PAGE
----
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The robots making life easier for amputees

The robots making life easier for amputees
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Researchers in Italy, from a wide range of fields, are working to reduce the amount of effort the physical body exerts when using a prosthetic. Tests on prototypes of prosthetics and pelvis exoskeletons are being made at the Bio-Robotics Institute in Pontedera.

The studies called Cyberlegs Plus Plus look at the parameters of walking and transfer data onto two robots, one for a leg and the other is a brace around the body.

Nicola Vitiello, Associate Professor and Project Co-ordinator at the Bio-Robotics Institute of Sant’Anna School of Advanced Studies, said, "You want the system to automatically understand what you want to do. So this is why in these robots, we need to put some cognitive ability."

There are sensors tracking movement which are connected to two motors positioned on the ankle and on the knee which anticipate movement.

How it works

Doctor Joost Geeroms, Mechanical Engineer Researcher at Vrije Universiteit Brussel explains how the leg robot works, "On the two insoles, one is placed on the prosthetic and one is placed on the healthy leg. And seven inertial measurement units. All this data is collected, stored and processed inside the prosthetic. So we measure exactly what the limbs are doing, where they are, and how they are moving. Based on this information, we compare it to the model and we know if the user is walking or if he wants to take stairs, or if he wants to stand up from a seated position for example."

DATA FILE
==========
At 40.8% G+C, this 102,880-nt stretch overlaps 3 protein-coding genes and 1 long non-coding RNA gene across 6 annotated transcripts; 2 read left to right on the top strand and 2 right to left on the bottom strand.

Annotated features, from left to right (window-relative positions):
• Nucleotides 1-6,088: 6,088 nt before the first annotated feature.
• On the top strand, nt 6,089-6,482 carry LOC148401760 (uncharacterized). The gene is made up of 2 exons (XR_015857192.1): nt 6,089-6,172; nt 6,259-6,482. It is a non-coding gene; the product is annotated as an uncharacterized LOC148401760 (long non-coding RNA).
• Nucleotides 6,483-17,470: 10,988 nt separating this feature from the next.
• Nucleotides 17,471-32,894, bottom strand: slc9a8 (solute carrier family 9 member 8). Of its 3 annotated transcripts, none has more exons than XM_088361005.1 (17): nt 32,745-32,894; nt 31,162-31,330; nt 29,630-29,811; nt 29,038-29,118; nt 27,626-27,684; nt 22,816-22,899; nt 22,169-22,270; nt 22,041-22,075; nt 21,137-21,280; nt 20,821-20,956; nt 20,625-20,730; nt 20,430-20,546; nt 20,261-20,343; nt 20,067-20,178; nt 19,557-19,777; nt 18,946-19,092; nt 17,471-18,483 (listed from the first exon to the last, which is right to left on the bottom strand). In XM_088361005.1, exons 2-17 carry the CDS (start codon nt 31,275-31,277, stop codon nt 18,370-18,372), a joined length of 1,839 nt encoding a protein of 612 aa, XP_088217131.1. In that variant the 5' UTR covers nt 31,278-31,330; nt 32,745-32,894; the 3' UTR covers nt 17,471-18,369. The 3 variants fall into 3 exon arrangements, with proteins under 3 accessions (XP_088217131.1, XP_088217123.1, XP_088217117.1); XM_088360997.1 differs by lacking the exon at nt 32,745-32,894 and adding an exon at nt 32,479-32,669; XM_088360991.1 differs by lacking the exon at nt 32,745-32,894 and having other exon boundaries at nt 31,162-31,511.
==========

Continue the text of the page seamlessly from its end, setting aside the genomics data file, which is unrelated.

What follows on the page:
Doctor Raffaele Molino Lova, Medical Coordinator at Marelab said, "Lower limb amputee patients use a lot more energy to walk than other people. The aim of the pelvis active orthesis (brace) is to give the necessary energy to make their walk less tiring".

Daniele Bellini lost a leg 15 years ago in a farming accident. He's now a volunteer for a European project which aims to make life easier for amputees like him. After two sessions of using a new prototype, Daniele could manage to climb stairs.

"With the prosthetics I usually wear, this is not possible. I have to stop at every step because the knee is just a suspension. When I go down the stairs, it does absorb the shock, but it doesn't give the power needed to go up the stairs," said Daniele.

Scientists are also developing a fall-stop mechanism on the same exoskeleton. In 0.3 seconds, the brace identifies and then corrects the loss of balance, triggered by a "slip simulator" system.

Technology for the future

It's an exciting time to develop new technologies according to Vitiello. "You know that you're developing enabling technologies, that can somehow be used in other domains, with other kinds of patients in the healthcare domain or in industry to relieve workers from excessive fatigue, or applications in the broader consumer market and here, of course, we can imagine that maybe young people can come with innovative ideas so that we can explore in the years to come".